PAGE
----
(206e) Designer Hybrid Colloids: A Study of Gold Adsorption Onto Polystyrene to Control Morphologies of Reactive Nanoparticles | AIChE

(206e) Designer Hybrid Colloids: A Study of Gold Adsorption Onto Polystyrene to Control Morphologies of Reactive Nanoparticles


Lee, V. E., Princeton University
Liu, J., Princeton Univ
Datta, S., Princeton University
Priestley, R., Princeton University
Colloids are commonly used in groundwater remediation as a tool to mitigate the harmful effects of toxic contaminants in complex porous environments, either via chemical degradation or removal. Many current technologies seek to implement chemically reactive nanomaterials to degrade harmful contaminants in situ and thus prevent them from entering the drinking water supply. However, recent works have shown that many of these nanomaterials are not stable against aggregation, decreasing their reactivity and their resultant ability to treat contaminants effectively. Additional studies have sought to prevent aggregation by applying electrostatic or steric stabilizers on the surfaces of these nanomaterials, which are most commonly catalytic metals, but these solutions do not address a way to easily tune the morphologies, concentrations, or reactivity of injected particles.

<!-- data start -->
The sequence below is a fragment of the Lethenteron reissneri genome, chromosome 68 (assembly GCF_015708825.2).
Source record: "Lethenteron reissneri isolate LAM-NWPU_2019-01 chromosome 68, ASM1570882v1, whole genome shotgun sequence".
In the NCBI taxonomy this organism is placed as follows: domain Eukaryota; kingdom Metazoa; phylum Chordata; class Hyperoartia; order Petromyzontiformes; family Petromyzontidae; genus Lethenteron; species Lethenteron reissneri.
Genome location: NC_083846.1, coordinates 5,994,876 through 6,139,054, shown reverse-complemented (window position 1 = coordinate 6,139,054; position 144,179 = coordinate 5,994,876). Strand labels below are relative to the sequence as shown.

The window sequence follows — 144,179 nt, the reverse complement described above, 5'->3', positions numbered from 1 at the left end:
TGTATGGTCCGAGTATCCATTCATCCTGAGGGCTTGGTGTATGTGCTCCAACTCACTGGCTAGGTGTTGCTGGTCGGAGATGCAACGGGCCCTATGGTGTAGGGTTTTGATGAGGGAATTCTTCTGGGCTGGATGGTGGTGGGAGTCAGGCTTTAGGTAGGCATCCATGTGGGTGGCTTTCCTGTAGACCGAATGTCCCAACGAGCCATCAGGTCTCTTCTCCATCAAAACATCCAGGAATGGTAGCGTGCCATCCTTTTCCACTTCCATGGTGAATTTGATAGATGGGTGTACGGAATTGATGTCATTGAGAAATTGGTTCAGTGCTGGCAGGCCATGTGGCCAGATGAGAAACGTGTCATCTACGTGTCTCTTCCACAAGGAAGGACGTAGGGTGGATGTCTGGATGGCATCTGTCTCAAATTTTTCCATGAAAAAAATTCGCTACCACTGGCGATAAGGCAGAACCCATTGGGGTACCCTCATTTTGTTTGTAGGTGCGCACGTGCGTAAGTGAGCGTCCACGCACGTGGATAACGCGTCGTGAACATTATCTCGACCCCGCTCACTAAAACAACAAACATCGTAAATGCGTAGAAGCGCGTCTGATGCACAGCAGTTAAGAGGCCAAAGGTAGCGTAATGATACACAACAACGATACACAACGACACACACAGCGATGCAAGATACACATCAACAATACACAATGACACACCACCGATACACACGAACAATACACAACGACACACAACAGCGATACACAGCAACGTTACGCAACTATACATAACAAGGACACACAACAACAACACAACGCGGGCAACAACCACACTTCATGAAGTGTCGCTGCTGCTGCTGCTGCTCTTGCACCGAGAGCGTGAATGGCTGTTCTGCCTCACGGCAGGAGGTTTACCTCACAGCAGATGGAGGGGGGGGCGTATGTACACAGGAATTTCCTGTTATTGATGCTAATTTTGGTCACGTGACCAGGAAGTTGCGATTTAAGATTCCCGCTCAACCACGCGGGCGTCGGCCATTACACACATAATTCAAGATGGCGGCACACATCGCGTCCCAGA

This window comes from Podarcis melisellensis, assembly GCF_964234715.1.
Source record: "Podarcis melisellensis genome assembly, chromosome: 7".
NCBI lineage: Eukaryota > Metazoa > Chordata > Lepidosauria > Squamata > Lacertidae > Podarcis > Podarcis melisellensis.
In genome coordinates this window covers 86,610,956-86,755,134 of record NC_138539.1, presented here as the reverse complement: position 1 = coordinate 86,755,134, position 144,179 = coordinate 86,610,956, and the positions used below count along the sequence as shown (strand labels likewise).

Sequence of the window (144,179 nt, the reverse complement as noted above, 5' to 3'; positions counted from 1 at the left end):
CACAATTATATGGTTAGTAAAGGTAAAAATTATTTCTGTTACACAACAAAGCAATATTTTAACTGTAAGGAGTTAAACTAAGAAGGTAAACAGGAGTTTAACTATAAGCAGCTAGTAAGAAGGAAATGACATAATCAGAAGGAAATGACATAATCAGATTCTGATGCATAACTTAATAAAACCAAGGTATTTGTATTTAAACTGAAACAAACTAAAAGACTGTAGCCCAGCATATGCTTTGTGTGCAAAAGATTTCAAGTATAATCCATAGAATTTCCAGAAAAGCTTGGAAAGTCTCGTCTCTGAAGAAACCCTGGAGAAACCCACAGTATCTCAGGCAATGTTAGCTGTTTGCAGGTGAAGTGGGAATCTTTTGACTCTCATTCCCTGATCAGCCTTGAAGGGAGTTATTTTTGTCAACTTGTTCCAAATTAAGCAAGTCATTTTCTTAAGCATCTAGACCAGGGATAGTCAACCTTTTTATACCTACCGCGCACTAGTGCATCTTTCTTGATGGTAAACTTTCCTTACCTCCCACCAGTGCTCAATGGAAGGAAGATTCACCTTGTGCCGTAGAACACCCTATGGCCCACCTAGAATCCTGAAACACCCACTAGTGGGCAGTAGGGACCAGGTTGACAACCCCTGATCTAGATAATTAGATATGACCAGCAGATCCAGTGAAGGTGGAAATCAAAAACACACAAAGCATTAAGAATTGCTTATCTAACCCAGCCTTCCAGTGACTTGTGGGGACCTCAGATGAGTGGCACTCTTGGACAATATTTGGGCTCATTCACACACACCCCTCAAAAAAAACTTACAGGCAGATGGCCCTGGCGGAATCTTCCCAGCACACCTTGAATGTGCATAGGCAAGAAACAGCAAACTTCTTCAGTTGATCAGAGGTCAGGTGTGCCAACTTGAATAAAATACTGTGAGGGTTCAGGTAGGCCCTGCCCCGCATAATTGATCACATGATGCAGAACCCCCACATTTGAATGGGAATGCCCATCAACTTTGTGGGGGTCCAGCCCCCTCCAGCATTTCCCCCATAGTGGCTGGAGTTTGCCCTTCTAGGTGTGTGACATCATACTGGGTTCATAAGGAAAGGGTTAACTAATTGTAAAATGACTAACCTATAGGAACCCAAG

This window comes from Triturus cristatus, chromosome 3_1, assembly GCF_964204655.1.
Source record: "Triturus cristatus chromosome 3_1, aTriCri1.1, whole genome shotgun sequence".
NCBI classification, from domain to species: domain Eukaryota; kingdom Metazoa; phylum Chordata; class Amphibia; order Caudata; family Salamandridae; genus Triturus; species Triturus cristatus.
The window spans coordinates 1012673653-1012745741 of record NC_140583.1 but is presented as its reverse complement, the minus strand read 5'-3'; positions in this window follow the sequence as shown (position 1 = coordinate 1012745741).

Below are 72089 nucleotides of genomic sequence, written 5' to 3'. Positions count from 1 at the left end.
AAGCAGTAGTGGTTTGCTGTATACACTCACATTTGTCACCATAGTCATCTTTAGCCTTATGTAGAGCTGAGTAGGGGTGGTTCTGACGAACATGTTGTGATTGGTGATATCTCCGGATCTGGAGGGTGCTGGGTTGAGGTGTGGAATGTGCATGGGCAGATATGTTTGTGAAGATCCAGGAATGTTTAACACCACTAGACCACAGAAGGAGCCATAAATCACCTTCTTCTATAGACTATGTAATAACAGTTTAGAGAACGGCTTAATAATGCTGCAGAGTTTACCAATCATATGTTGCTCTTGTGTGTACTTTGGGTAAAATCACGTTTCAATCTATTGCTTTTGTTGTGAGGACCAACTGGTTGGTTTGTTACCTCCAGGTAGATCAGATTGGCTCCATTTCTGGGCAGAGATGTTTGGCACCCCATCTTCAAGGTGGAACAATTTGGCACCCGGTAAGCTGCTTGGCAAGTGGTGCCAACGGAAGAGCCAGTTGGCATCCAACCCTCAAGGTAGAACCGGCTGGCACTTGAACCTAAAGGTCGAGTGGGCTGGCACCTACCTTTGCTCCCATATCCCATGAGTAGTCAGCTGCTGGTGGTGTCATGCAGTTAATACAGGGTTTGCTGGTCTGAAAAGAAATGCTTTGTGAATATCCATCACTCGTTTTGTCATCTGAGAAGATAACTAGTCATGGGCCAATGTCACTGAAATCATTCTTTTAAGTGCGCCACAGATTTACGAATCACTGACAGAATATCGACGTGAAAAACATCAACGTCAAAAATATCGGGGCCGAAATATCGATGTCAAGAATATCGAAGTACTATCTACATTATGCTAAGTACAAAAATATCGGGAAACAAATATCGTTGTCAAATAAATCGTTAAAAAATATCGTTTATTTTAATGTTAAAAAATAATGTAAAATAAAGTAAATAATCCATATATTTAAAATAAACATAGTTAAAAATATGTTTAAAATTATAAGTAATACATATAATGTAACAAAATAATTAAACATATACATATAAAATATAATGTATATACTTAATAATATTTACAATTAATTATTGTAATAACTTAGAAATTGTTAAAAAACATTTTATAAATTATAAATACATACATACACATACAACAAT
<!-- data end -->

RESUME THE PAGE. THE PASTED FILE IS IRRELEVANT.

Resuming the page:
We address these shortcomings by developing a framework to control the properties of an inorganic-organic, or hybrid, system comprised of polystyrene colloids that we fabricate via Flash NanoPrecipitation (FNP) and smaller gold nanoparticles. We investigate several parameters, including polymer molecular weight, concentration of charged polymer end groups, gold nanoparticle size, and solvent composition, to determine the mechanism of gold adsorption to polystyrene and control particle morphologies. Interestingly, we find that a high concentration of a good solvent must be present during incubation with gold particles in order for adsorption to occur. We show that the presence of a good solvent results in the development of a mobile surface layer on the polymer colloid, allowing for diffusion and adsorption of gold particles within it. Furthermore, we see that as we increase the molecular weight or concentration of charged end groups, we achieve more uniform dispersal of gold nanoparticles on the surfaces of polymer colloids, which not only prevents their aggregation, but creates a larger surface area over which reactions can take place. Finally, we observe internalization of gold nanoparticles within polymer colloids above a threshold concentration of charged end groups, which presents a unique opportunity for catalytic “activation,” in which internalized gold particles can be selectively drawn to the surface of polymer colloids. For all obtained morphologies, we test the ability of our hybrid colloids to reduce a model contaminant, p-nitrophenol. Taken together, the results of our work provide a systematic approach to control the morphologies of inorganic-organic hybrid colloids and the unique ability to optimize their reactivity for a given application.